What do you do when you take on a brand new client whose accounting system is a mess? Or if they’ve got way behind with keeping their books up-to-date?
How do you have the value conversation with your client to clearly communicate the benefit of sorting their books out?
And how do you come up with a fixed price - based on that value - and make sure you don’t have a problem if the clean-up work takes longer?
This is a big challenge for accountants and bookkeepers.
Let’s be clear with a definition of clean-up work:
Clean-up work is what happens when you perhaps take on a brand new client and they want you to deal with their bookkeeping or their annual financial statements, but they’re in a mess. Maybe they haven’t done their bookkeeping for six months. Or maybe they have but they’ve made some errors and their bank doesn’t reconcile. Clean-up work is sorting out the issues.
Building the value
Clean-up work can be difficult to value price because clients don’t always see the value in the work.
We have to build up the value of the work to the client. There are two aspects to this:
The client will probably already be experiencing pain because they’re behind with their bookkeeping. They’re stressed. That’s why they need you.
They may have cash flow issues because they don’t know who owes them money, and therefore can’t collect any money.
You can also help the client understand the pain they will face in the future if they don’t clean up their books. (Such as problems with tax authorities, penalties, tax enquiries).
You can take away their pain by cleaning up their books for them.
Assure them they will have better information for decision making because their books and records will be up-to-date.
Help them realise up-to-date books lead to more profit and a more successful business.
The scope challenge
How do we figure out how much work is going to be involved?
You may be concerned that if you give your client a fixed price up front and the work overruns, you’ll end up working too long for not enough money.
So, you need to assess the amount of work there is before you give your client a price. If there is uncertainty as to the scope of the work, you could have a meeting with your client and ask them questions such as:
How many transactions do you have in a month?
How many months behind are you?
Are you registered for VAT?
How many bank accounts do you have?
This may start to give you an idea as to scope.
A great strategy for working out the scope and getting a good price is to break it down into milestones and price one phase of the work at a time.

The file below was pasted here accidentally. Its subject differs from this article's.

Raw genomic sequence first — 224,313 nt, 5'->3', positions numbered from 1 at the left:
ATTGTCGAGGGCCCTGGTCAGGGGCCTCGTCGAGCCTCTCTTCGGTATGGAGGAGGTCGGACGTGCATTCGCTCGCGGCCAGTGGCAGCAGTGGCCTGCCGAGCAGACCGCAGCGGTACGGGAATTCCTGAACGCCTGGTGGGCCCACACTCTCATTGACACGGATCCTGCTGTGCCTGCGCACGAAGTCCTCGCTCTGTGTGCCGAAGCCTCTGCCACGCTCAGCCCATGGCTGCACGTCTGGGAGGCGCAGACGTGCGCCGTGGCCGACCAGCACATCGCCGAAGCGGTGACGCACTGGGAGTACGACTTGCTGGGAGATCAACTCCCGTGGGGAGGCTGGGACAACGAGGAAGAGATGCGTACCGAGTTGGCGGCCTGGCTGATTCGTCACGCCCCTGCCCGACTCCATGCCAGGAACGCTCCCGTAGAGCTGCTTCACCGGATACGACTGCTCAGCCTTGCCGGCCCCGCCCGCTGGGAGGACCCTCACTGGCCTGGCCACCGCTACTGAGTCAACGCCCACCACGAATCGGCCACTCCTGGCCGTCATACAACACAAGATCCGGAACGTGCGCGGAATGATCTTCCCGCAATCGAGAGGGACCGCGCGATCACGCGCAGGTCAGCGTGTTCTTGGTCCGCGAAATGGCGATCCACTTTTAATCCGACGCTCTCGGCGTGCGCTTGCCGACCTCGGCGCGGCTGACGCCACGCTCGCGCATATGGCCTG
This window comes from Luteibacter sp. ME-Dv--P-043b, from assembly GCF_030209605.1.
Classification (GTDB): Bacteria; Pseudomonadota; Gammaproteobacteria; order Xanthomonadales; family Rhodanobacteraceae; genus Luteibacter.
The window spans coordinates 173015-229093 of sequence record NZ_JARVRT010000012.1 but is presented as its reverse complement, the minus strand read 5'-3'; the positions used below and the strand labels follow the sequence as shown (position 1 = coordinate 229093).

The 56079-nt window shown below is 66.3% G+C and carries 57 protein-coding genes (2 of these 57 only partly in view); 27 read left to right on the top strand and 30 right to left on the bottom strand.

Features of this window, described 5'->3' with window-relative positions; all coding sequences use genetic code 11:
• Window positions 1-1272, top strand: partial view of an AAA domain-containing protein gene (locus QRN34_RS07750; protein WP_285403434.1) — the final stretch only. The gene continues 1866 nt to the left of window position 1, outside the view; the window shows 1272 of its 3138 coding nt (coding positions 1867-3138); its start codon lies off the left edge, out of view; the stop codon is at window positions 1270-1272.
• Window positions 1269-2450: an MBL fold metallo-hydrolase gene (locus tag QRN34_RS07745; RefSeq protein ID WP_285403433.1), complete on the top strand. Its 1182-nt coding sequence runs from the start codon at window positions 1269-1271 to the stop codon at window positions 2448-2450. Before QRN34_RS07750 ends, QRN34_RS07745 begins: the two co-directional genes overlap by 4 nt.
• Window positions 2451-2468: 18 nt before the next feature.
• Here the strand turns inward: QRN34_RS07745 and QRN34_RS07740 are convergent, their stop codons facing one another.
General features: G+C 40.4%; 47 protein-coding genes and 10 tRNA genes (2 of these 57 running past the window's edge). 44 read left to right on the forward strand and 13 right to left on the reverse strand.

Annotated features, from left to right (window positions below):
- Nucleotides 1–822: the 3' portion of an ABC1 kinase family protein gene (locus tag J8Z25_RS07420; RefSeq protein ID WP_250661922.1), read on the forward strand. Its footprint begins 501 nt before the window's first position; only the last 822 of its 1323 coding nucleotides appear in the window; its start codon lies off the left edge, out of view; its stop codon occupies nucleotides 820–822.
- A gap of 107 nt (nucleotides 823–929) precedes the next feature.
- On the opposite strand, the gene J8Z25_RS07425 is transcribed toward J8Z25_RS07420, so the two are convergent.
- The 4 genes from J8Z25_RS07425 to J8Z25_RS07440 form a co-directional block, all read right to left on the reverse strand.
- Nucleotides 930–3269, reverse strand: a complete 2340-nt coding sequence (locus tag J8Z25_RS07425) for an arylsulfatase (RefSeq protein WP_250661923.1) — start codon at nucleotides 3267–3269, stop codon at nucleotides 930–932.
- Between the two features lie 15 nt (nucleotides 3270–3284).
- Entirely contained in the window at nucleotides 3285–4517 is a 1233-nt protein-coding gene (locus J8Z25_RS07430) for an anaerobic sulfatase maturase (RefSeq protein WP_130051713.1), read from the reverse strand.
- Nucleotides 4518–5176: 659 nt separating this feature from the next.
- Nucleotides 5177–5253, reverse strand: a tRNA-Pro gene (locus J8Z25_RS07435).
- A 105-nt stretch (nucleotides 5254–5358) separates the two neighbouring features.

Charge what you're worth
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Split the project into at least two phases
Call the first phase diagnosis.
In your diagnosis phase, do some preliminary work and ask the client some scope questions so that you understand the extent of the work. There is value in doing this diagnostic work, because you can show the client exactly what their situation is and provide them with a diagnostic report as part of this service.
Charge them for this process because it’s valuable to them.
Armed with what you’ve learnt about the extent of their mess, you can price phase two, which is the clean-up work itself.
Now you know the extent of the problem, you can give a more accurate price. You can also offer the client several potential solutions and present them as different packages.
Finding out how much clients are willing to pay
You might want to ask:
Are you behind with the filing of your tax returns?
Are you behind with payments of taxes?
If someone has come to you because they’re behind with the filing of their tax returns or they’re behind with the payment of tax, they’ll be under pressure from the tax authorities. There’s a much greater sense of pain.
The need to sort this out is much greater. There’s a greater sense of urgency and therefore there’s more value in fixing the problem.
You can have a higher price when there’s a greater sense of urgency.
Moving clients to QuickBooks
In an earlier blog post, I talked about how to price moving clients onto QuickBooks now that we having Making Tax Digital in the UK.
Of course, if the client’s books and records are a mess before you move them onto QuickBooks, I recommend you always price clean-up work as a one-off project.
You should absolutely be charging premium prices for clean-up work. If you give a fixed price up front, you take on all the risk. The client has certainty. They have a fixed price, they can plan and budget. There is value in taking away the risk and therefore you must charge a higher price.
Watch value pricing expert, Mark Wickersham,explain how to value price clean-up work.
Find out more about how QuickBooks can support you moving your clients online here.
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